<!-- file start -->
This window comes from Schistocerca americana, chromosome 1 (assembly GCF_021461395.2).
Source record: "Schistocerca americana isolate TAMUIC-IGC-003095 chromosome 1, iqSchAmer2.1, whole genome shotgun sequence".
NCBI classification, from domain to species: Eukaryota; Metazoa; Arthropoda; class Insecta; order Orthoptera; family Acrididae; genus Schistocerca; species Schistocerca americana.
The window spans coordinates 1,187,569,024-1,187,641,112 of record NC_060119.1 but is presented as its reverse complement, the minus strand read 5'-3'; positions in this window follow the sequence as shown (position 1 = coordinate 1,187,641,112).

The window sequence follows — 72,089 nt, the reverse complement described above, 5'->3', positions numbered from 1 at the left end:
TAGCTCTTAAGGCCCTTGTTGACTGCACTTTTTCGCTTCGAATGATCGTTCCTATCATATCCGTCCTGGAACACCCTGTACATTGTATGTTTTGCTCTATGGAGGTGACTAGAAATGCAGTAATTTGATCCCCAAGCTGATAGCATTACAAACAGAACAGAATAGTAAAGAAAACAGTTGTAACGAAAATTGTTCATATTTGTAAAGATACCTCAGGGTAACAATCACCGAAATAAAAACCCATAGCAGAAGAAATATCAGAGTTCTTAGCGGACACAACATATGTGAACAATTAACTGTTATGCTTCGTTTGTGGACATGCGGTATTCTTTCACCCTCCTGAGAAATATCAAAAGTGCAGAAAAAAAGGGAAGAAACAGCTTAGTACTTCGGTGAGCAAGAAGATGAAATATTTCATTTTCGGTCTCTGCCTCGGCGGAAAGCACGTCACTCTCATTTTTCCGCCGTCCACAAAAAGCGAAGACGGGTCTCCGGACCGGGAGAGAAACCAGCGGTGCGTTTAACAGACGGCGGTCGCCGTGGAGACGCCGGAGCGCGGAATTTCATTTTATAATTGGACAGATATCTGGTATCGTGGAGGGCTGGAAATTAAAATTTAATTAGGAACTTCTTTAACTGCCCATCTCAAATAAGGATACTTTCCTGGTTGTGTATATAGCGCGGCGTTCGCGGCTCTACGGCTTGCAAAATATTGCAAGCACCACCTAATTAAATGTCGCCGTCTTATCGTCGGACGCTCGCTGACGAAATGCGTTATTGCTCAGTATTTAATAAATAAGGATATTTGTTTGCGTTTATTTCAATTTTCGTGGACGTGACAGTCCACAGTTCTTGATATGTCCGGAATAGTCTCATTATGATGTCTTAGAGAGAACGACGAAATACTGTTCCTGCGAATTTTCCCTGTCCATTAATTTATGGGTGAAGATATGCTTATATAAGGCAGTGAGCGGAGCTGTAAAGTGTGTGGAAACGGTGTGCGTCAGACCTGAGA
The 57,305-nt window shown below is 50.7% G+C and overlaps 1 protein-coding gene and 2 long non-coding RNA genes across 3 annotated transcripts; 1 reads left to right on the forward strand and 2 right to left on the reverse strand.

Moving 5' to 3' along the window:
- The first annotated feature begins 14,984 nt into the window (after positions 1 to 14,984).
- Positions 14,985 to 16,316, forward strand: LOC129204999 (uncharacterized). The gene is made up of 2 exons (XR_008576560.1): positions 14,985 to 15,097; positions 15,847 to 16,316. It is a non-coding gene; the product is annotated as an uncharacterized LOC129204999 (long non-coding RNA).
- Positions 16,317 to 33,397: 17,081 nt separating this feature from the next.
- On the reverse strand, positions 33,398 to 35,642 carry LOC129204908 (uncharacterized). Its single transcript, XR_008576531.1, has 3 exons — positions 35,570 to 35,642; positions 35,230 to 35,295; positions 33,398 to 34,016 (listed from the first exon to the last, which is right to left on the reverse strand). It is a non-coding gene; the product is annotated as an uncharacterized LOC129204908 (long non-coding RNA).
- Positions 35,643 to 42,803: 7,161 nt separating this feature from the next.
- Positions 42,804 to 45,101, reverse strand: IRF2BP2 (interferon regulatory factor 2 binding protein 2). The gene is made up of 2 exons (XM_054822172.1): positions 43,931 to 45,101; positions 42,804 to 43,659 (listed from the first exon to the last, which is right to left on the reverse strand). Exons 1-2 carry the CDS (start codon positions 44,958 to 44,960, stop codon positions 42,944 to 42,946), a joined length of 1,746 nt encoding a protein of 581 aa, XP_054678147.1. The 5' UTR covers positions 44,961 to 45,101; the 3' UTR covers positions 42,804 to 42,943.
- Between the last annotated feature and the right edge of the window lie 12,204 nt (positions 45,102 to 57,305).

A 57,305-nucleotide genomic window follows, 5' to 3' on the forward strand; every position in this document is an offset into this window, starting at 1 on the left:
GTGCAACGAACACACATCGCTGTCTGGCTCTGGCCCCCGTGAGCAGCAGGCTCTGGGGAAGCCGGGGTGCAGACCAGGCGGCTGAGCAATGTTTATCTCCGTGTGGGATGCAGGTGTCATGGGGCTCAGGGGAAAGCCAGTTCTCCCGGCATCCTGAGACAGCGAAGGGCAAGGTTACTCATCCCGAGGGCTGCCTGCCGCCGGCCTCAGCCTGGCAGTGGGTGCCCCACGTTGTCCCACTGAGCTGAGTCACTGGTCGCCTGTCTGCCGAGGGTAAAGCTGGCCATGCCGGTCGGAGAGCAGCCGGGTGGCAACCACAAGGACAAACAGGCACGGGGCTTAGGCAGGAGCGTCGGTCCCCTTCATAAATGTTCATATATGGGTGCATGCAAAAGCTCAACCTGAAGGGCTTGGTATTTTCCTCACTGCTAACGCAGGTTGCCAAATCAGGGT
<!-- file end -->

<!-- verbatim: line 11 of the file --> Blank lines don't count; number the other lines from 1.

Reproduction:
- Positions 16,317 to 33,397: 17,081 nt separating this feature from the next.